Defining the Geopolitics of a Thirsty WorldSM
Global Water Geopolitics: Potential Water Woes (and Wars) in Central Asia

As freshwater resources become ever more scarce or polluted, a global crisis in access to clean water is emerging. While this will be most acutely felt in Africa and West Asia, a lack of freshwater is already an economic constraint in major growth markets like China, India, and Indonesia, as well as commercial centers in Australia and the western United States. According to the United Nations – if present consumption patterns continue – two-thirds of the world’s population will live in water-stressed conditions by the year 2025. In fact, 32 countries – by 2010 — are projected to experience water shortages.

At present, fewer than 10 countries share 60% of the world’s fresh water reserves. Brazil, Russia, China, and Canada comprise the top four water-rich nations. Surveying the world of water geopolitics, it is inevitable – as frequent readers of this blog know – that disputes over the control of water sources and rivers will arise between neighboring countries. Some of the regions most likely to feel stress earlier than others include:

One area that is not frequently analyzed is Central Asia. However, via a recent article in New Eurasia, we’re also able to take a look ahead at some shared water resources that have the potential to trigger Central Asian water tensions in the years ahead:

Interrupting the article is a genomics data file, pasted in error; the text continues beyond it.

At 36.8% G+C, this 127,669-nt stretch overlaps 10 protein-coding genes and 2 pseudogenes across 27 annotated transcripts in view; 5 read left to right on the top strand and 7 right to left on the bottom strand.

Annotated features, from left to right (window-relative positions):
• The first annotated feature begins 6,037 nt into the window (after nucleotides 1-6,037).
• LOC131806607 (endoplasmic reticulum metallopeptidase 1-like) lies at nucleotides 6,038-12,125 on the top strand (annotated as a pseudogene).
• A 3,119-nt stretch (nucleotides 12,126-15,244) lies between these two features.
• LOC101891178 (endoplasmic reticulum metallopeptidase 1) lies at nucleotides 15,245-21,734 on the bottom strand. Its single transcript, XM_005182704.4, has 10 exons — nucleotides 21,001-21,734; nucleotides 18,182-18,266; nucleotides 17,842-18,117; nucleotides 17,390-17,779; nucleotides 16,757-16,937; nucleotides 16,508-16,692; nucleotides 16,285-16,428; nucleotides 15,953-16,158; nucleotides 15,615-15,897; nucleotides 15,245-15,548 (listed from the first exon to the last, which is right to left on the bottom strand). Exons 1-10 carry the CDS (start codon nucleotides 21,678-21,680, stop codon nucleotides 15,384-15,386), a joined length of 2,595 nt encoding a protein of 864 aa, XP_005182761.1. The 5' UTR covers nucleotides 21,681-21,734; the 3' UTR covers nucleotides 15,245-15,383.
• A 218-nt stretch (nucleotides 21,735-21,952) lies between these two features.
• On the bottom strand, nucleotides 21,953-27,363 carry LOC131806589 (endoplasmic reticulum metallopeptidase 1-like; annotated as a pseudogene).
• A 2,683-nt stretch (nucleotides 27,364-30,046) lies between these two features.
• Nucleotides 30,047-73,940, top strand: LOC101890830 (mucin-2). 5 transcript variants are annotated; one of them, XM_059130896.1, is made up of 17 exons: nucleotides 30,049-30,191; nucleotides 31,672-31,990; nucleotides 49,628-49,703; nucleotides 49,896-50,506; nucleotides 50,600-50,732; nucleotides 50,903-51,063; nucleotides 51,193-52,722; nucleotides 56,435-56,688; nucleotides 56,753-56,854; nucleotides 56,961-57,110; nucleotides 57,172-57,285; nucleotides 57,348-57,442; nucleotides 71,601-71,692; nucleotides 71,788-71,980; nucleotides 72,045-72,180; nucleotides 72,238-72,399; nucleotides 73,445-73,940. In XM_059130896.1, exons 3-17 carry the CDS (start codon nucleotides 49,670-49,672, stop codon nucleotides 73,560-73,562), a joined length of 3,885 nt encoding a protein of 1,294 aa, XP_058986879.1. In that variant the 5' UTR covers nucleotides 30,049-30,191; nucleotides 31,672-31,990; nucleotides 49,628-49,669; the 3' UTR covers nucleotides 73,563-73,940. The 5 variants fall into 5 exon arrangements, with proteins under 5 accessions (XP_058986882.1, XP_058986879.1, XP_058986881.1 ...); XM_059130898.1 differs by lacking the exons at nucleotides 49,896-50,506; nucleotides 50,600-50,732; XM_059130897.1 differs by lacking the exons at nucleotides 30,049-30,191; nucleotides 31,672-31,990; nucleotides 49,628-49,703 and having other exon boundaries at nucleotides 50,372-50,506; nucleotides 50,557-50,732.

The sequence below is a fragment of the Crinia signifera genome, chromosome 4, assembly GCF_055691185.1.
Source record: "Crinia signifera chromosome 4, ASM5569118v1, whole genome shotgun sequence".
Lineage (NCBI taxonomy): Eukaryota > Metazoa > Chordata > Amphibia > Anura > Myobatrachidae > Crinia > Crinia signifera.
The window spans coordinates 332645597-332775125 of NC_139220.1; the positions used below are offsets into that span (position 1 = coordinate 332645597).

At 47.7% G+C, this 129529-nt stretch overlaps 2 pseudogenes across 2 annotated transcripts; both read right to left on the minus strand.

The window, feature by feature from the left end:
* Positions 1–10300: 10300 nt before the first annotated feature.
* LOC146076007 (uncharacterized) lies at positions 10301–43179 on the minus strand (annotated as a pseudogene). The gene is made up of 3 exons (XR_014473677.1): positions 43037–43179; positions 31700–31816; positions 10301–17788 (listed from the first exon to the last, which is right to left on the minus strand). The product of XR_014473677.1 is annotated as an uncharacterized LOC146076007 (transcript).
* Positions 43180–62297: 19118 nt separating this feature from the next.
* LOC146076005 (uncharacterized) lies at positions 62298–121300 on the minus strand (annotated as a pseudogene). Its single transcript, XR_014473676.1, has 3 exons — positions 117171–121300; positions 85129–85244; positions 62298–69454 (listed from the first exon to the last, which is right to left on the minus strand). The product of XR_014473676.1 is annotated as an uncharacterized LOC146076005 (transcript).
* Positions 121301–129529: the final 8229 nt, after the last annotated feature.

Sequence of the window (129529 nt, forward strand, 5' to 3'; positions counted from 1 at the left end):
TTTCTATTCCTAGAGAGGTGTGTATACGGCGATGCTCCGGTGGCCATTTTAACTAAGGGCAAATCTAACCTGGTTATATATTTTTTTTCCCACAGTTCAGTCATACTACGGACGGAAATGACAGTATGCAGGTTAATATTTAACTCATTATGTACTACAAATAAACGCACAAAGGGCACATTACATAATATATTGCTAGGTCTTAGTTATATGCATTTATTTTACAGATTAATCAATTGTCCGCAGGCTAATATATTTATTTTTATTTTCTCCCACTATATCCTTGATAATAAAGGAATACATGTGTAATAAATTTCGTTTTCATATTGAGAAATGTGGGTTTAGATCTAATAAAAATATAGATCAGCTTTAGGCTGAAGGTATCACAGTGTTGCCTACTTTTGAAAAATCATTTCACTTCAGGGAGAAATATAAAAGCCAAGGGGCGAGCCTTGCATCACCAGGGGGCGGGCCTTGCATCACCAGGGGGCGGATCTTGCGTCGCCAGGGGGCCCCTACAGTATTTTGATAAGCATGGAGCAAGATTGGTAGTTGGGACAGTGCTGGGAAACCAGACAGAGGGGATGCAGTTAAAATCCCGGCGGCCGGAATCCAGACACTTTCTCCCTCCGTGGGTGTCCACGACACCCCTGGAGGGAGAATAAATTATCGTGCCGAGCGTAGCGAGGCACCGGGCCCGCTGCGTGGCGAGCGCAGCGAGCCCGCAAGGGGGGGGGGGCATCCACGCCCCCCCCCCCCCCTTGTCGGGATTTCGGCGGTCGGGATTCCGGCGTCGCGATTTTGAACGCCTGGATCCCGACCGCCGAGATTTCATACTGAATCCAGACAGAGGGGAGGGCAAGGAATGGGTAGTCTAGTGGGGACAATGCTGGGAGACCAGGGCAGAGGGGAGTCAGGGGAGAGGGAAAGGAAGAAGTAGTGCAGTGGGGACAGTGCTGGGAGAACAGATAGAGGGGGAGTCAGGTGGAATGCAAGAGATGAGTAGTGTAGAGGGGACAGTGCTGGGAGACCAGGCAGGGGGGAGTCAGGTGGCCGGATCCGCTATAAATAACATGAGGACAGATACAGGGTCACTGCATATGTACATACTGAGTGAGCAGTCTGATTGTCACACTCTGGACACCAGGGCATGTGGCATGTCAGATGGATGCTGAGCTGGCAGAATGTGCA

Given existing geopolitical tensions, Kyrgyzstan, Tajikistan and Uzbekistan seem most likely to experience problems first, particularly Uzbekistan and Tajikistan. In light of their current water sources and ongoing petro-wealth (with which they may be able to “buy” their way out of water shortages or conflicts), Kazakhstan and Turkmenistan appear to be better positioned to manage the coming challenges.

This entry was posted on Monday, January 21st, 2008 at 2:52 pm and is filed under Kazakhstan, Kyrgyzstan, Tajikistan, Uzbekistan.  You can follow any responses to this entry through the RSS 2.0 feed.  Both comments and pings are currently closed. 

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